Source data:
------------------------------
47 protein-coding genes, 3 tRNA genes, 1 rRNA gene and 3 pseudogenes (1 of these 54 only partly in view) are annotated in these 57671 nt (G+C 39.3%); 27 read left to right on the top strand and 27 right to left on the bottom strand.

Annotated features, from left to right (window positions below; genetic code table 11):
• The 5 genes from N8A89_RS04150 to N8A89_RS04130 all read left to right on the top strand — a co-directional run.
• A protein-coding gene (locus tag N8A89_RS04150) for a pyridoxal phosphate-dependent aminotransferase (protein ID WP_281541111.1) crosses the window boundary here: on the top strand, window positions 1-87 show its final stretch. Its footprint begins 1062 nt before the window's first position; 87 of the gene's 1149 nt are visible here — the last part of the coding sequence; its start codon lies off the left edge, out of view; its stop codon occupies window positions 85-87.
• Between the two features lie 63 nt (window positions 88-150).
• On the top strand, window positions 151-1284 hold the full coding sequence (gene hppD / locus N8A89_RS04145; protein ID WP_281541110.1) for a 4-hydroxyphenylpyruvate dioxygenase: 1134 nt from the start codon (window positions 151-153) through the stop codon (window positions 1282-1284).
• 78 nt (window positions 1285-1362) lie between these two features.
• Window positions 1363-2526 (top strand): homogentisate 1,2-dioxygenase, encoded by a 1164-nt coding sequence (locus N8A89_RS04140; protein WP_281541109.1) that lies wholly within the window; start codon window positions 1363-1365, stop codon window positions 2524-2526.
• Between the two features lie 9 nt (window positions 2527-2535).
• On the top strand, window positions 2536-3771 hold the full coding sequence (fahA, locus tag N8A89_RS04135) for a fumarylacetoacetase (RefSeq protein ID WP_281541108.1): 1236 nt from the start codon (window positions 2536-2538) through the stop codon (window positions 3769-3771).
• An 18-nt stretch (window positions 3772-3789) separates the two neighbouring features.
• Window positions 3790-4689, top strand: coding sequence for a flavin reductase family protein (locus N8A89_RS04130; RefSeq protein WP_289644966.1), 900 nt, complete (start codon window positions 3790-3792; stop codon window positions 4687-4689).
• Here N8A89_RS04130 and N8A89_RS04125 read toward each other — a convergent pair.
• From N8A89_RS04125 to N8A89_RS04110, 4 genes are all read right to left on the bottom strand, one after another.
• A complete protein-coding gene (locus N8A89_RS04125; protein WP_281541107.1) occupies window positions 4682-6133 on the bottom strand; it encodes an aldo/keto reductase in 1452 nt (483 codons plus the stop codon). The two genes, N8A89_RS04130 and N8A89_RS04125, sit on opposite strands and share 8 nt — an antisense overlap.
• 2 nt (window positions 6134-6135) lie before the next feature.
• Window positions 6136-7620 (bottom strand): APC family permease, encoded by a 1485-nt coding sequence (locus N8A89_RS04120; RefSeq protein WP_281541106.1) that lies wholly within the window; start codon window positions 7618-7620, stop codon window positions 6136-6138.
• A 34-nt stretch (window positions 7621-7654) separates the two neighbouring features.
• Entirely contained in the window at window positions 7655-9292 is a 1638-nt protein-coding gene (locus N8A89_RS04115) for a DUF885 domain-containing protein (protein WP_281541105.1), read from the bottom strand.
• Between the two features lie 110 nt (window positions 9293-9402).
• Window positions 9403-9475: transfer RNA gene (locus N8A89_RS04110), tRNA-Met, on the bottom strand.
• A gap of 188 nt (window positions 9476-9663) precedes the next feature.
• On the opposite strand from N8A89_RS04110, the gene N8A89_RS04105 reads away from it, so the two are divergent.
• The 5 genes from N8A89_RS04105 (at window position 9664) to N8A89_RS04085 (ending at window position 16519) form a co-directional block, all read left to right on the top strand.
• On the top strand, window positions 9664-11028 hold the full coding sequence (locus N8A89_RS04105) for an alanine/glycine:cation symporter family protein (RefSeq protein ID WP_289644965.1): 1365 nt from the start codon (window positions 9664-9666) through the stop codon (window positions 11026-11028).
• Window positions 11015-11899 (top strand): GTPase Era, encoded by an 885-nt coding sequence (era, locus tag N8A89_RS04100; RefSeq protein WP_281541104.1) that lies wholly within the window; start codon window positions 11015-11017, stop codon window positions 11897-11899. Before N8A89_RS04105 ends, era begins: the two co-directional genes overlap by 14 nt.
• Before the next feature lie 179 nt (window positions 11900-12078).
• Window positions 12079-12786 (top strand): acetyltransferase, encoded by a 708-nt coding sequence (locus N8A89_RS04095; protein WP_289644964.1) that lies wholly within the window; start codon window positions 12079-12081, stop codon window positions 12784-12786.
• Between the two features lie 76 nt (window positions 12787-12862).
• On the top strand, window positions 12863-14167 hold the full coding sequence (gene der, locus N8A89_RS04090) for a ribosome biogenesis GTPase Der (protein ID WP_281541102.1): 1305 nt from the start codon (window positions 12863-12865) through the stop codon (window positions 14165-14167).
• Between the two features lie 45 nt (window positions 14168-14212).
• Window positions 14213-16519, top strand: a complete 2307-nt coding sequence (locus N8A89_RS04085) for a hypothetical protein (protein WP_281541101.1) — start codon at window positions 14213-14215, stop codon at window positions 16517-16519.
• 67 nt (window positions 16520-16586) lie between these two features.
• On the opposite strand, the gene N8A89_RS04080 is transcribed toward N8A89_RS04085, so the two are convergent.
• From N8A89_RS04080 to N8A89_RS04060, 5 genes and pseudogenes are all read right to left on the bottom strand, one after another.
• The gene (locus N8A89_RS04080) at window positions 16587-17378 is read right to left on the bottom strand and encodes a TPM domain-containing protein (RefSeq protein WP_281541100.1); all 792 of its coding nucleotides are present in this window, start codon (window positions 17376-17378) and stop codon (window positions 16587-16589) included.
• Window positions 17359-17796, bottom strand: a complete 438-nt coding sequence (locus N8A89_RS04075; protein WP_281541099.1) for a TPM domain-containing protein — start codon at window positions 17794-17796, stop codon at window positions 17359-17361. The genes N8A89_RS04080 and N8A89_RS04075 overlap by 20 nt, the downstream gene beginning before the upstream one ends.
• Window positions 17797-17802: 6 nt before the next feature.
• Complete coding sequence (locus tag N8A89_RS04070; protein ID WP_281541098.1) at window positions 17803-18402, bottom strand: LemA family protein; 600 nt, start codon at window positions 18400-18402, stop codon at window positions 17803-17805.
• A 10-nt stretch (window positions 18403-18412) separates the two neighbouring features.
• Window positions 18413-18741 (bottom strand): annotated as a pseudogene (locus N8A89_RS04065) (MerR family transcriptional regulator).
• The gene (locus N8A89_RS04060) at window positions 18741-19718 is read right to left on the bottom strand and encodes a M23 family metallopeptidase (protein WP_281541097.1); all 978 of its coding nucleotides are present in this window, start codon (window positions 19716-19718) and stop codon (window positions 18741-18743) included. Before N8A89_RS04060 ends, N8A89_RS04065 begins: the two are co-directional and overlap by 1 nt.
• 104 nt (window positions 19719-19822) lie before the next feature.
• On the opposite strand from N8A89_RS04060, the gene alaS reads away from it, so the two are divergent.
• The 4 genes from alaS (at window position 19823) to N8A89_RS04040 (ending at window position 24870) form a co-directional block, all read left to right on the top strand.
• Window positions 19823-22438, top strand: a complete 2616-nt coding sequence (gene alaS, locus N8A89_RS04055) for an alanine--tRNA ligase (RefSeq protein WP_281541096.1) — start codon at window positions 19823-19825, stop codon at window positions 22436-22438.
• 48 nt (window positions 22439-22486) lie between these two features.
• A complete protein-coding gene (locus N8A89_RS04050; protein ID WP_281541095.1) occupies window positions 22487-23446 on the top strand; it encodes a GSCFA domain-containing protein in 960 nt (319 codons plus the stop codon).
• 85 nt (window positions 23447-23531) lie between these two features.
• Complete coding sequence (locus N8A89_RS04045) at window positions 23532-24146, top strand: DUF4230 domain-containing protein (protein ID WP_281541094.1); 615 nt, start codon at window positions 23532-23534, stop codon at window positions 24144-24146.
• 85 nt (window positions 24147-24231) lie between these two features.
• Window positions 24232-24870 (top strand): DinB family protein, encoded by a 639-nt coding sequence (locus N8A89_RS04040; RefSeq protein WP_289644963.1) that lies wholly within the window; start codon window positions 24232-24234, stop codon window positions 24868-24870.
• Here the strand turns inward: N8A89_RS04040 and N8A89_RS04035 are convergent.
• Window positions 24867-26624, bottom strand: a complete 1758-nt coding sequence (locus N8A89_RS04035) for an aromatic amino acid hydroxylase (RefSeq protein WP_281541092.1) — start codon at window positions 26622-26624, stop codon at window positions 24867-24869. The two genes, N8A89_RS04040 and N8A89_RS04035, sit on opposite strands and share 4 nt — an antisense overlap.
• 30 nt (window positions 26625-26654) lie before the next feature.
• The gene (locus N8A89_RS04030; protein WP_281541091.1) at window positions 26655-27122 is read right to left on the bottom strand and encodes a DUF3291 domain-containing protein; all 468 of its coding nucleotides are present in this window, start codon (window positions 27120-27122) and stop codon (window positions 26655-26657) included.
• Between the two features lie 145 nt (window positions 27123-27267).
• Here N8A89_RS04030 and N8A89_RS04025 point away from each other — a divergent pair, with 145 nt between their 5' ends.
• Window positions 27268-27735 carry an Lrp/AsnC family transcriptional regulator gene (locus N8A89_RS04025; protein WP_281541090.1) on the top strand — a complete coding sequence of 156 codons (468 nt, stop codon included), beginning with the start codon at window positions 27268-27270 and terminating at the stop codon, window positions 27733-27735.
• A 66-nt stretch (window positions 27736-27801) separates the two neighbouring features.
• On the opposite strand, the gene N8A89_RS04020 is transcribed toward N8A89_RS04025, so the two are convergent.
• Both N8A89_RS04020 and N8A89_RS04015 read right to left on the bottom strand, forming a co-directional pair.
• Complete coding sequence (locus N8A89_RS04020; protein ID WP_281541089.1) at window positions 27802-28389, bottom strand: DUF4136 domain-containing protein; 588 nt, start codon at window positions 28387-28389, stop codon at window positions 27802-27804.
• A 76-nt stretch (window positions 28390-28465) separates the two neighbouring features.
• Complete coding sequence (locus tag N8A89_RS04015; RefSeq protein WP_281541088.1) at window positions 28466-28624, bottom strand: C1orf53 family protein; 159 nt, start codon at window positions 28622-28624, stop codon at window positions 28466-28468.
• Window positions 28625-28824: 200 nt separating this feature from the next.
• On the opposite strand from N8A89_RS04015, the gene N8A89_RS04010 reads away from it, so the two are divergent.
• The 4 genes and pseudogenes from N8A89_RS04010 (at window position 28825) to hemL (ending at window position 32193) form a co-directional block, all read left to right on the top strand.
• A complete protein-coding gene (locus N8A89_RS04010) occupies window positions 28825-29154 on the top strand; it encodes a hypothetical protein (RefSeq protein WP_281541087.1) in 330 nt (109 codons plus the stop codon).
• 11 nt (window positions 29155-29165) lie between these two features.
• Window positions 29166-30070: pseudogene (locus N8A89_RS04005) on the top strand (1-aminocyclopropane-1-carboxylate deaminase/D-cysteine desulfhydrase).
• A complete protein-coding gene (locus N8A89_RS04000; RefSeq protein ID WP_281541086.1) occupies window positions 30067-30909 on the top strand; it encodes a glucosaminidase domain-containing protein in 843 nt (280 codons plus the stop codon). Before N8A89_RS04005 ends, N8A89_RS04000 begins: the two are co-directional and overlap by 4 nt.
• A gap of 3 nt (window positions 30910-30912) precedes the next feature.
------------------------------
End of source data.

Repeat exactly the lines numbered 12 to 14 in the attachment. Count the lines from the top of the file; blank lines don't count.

• Window positions 3790-4689, top strand: coding sequence for a flavin reductase family protein (locus N8A89_RS04130; RefSeq protein WP_289644966.1), 900 nt, complete (start codon window positions 3790-3792; stop codon window positions 4687-4689).
• Here N8A89_RS04130 and N8A89_RS04125 read toward each other — a convergent pair.
• From N8A89_RS04125 to N8A89_RS04110, 4 genes are all read right to left on the bottom strand, one after another.